The mostly white bird breeds around Antarctica and the small islands around it. Most move to open sea for food but some colonies remain on the breeding islands throughout the year.

Snow Petrels only build nests in rocky areas of the tundra. It’s here they seek out protection for the eggs and chicks.

Each chick is the result of a long-term male-female partnership. Male-female bonds tend to last for life in Snow Petrels.

Animals in Alpine Tundra

29. Kea


Keas (Nestor notabilis) are a family of parrots endemic to the high-altitude habitats of Sothern New Zealand.

Birds of the species live up in the mountains where they are mostly spotted by campers or backpackers.

Curious and even aggressive, Keas is often an issue for hikers and their personal belongings.

Apart from its curious relationship with humans, Kea parrots only depend on vegetation to survive.

A species not adaptable to captive breeding, Kea parrots live in small groups.

This eusocial parrot even breeds in groups with males breeding with more than one female in the group.

Approximately a few thousand Keas live on New Zealand’s South Island, their limited habitat in the world.

30. Opulent Tiger Moth

Opulent Tiger Moth

This colorful moth (Arctia opulenta) is found across multiple types of tundra, including alpine tundra.

It also shows high populations across The Arctic Tundra.

The colorful moth is known for the differences between its forewings and hindwings.

Brown nuances dominate its forewings which are contrasted by white patterns.

Its hindwings have orange-red coloring, with black spots, similar to the appearance of its body.

A species adapted to cooler temperatures, Opulent Tiger Moths also have hairy caterpillars that like to bask in the sun to warm up.

Its caterpillars also share red-orange and black nuances.

The long hairs of these caterpillars may trigger mild skin-level allergic reactions when touched.

31. Mountain Goat

Mountain Goat

Living at high and very high elevations, Mountain Goats (Oreamnos americanus) are among the typical species of the alpine tundra.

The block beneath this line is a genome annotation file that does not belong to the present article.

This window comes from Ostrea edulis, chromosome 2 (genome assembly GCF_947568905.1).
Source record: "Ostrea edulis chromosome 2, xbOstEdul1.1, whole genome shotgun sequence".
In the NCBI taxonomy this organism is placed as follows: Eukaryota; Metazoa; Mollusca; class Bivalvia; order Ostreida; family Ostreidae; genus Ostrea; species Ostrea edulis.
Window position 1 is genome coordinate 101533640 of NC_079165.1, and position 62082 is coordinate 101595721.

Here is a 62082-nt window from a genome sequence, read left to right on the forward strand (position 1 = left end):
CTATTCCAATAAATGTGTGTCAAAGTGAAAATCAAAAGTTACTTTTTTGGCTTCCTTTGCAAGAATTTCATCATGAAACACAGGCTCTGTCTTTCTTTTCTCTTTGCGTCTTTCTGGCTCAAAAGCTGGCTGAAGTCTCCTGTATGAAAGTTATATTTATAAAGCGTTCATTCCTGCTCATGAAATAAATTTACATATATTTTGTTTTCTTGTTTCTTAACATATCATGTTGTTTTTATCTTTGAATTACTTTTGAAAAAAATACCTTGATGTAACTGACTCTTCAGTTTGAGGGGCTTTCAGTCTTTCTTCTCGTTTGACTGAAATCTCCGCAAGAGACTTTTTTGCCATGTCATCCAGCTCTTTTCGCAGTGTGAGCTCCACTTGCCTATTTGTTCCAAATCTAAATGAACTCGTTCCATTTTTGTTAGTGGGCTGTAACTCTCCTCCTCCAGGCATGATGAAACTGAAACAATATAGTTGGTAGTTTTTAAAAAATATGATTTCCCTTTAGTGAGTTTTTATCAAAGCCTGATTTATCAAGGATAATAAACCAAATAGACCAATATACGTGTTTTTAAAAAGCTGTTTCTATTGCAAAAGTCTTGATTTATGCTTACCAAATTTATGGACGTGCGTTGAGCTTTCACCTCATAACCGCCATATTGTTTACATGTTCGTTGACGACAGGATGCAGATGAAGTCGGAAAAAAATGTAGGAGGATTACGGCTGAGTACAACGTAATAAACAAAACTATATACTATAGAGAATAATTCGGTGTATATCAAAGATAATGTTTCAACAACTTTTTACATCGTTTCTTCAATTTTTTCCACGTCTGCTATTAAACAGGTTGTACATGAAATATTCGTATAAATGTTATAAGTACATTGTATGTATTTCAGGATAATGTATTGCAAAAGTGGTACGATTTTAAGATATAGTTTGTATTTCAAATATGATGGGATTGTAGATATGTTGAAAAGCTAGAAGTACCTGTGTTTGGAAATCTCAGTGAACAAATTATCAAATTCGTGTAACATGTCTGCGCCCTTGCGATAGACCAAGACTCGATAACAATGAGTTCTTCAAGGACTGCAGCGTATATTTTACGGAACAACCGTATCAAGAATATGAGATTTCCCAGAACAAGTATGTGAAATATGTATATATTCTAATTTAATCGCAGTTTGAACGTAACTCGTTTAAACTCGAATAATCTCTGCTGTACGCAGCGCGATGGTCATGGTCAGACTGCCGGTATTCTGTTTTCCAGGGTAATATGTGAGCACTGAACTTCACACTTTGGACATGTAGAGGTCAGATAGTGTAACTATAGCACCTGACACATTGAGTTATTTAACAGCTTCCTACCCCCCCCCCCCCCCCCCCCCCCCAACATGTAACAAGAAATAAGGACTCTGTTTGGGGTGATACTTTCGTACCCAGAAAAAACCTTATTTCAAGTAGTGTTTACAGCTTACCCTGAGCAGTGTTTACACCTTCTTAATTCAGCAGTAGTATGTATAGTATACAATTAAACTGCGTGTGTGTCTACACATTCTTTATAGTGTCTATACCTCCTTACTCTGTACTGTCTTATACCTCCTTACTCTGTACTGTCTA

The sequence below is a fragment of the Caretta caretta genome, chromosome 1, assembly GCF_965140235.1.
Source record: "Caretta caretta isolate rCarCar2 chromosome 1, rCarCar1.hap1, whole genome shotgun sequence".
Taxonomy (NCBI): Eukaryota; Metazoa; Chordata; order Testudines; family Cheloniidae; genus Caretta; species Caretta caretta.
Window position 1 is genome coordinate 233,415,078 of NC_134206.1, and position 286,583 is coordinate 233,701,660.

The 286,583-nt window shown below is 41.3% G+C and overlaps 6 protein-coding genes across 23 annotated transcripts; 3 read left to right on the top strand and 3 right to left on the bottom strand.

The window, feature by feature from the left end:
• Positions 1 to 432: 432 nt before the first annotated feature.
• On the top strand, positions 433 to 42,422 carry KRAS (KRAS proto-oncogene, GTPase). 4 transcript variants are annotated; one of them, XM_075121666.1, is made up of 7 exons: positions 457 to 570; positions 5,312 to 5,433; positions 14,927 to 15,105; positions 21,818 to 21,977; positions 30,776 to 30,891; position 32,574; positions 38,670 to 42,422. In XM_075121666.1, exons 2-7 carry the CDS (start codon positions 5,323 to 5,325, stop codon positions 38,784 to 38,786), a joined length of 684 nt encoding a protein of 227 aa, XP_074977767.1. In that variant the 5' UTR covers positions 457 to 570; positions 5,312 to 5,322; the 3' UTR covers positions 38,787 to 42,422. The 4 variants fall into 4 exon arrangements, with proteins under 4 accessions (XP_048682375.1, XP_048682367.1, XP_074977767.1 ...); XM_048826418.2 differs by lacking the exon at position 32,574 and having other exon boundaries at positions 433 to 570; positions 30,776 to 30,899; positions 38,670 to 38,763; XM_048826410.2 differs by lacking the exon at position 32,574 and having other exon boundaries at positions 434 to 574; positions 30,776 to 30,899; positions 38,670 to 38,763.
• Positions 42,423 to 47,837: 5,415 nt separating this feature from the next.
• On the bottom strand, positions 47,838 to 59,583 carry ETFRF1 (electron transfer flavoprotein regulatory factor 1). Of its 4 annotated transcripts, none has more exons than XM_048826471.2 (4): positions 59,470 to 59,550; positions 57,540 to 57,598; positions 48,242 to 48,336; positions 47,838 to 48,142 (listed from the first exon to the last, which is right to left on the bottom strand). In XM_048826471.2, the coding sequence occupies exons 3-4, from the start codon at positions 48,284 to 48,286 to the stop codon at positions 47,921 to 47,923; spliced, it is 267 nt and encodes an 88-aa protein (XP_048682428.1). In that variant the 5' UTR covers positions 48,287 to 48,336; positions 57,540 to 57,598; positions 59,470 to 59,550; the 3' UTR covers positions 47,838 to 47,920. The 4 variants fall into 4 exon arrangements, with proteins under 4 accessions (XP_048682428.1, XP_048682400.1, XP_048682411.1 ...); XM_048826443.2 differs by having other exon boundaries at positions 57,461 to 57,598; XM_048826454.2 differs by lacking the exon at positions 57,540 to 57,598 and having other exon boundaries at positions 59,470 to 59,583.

These all-white goats are primarily found across The Rocky Mountains, also known as Rocky Mountain Goats.

High elevation may seem like an inhospitable environment for these wild goats but it’s a space where they have no real natural predators they would face at lower elevation, such as bears or lynxes.

Females of the species are further known to be aggressive and are the most likely to engage in a fight with predators in areas where the goats need to get lower.

Some of the rare instances these goats come down in elevation include prolonged periods of bad weather.

32. Bighorn Sheep

Bighorn Sheep

Bighorn Sheep (Ovis canadensis) also live in the alpine tundra. They are present in North America, believed to have migrated from East Asia a long time ago.

This is a species identified by the big curved horns of rams. These horns have fascinated people for a long time.

The fascination with the horns, together with the feeding capacity, led to most Bighorn Sheep in North America being highly sought after by hunters.

This is a heavy type of sheep, reaching weights of over 300 lbs, which has always made it a target as a meat source.

Males of the species are further known for relying on their curved horns to fight off another male in mating rights with ewes.

Bighorn Sheep are sometimes confused with the similar-looking Asian-origin Argali Mountain Sheep, a species of The Himalayas and Altai Mountains.

33. Himalayan Tahr

Himalayan Tahr

This species (Hemitragus jemlahicus) is closely related to goats and sheep and it can be found around the high Himalayas.

A type of wild goat, The Himalayan Tahr also has curved horns, but are slightly shorter than those of Bighorn Sheep.

Wild goats of the species are mostly found across the mountainous ranges of Nepal, where they share the same difficult habitat as other wild goats such as argali or blue sheep.

Himalayan Tahr has also been introduced around the world.

Small populations are found across New Zealand and Argentina. However, their impact is considerable as Himalayan Tahrs feed on different almost extinct local plants.

The digestive system of the species is also rather complex. These wild goats have multiple stomachs and can regurgitate chewed food to eat it as needed.